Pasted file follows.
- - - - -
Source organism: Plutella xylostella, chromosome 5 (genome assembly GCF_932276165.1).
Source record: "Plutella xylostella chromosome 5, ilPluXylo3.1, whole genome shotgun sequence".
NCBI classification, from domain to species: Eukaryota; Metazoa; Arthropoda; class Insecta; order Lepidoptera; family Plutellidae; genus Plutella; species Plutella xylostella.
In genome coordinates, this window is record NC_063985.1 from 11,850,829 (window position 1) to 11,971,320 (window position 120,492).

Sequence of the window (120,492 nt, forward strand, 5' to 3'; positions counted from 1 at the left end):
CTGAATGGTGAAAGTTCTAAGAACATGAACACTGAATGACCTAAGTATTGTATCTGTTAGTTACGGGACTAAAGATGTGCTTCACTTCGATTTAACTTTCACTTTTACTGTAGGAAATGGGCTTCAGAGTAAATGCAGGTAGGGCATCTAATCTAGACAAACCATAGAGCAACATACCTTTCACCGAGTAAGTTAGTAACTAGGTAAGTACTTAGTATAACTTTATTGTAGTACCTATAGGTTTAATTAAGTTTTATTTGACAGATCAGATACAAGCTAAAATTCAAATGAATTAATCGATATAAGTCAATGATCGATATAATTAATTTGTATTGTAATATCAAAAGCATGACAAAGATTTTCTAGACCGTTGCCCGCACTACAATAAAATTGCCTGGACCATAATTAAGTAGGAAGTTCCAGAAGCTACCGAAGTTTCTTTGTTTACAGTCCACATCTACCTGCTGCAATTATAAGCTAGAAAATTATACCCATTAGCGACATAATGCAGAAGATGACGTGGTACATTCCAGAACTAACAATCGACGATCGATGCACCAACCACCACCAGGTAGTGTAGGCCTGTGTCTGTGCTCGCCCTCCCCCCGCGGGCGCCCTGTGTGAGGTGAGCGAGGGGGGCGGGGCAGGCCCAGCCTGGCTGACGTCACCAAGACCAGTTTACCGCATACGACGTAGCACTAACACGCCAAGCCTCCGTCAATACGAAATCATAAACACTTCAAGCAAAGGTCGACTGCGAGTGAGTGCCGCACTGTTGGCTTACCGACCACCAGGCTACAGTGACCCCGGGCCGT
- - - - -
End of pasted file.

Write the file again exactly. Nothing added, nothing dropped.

Source organism: Plutella xylostella, chromosome 5 (genome assembly GCF_932276165.1).
Source record: "Plutella xylostella chromosome 5, ilPluXylo3.1, whole genome shotgun sequence".
NCBI classification, from domain to species: Eukaryota; Metazoa; Arthropoda; class Insecta; order Lepidoptera; family Plutellidae; genus Plutella; species Plutella xylostella.
In genome coordinates, this window is record NC_063985.1 from 11,850,829 (window position 1) to 11,971,320 (window position 120,492).

Sequence of the window (120,492 nt, forward strand, 5' to 3'; positions counted from 1 at the left end):
CTGAATGGTGAAAGTTCTAAGAACATGAACACTGAATGACCTAAGTATTGTATCTGTTAGTTACGGGACTAAAGATGTGCTTCACTTCGATTTAACTTTCACTTTTACTGTAGGAAATGGGCTTCAGAGTAAATGCAGGTAGGGCATCTAATCTAGACAAACCATAGAGCAACATACCTTTCACCGAGTAAGTTAGTAACTAGGTAAGTACTTAGTATAACTTTATTGTAGTACCTATAGGTTTAATTAAGTTTTATTTGACAGATCAGATACAAGCTAAAATTCAAATGAATTAATCGATATAAGTCAATGATCGATATAATTAATTTGTATTGTAATATCAAAAGCATGACAAAGATTTTCTAGACCGTTGCCCGCACTACAATAAAATTGCCTGGACCATAATTAAGTAGGAAGTTCCAGAAGCTACCGAAGTTTCTTTGTTTACAGTCCACATCTACCTGCTGCAATTATAAGCTAGAAAATTATACCCATTAGCGACATAATGCAGAAGATGACGTGGTACATTCCAGAACTAACAATCGACGATCGATGCACCAACCACCACCAGGTAGTGTAGGCCTGTGTCTGTGCTCGCCCTCCCCCCGCGGGCGCCCTGTGTGAGGTGAGCGAGGGGGGCGGGGCAGGCCCAGCCTGGCTGACGTCACCAAGACCAGTTTACCGCATACGACGTAGCACTAACACGCCAAGCCTCCGTCAATACGAAATCATAAACACTTCAAGCAAAGGTCGACTGCGAGTGAGTGCCGCACTGTTGGCTTACCGACCACCAGGCTACAGTGACCCCGGGCCGT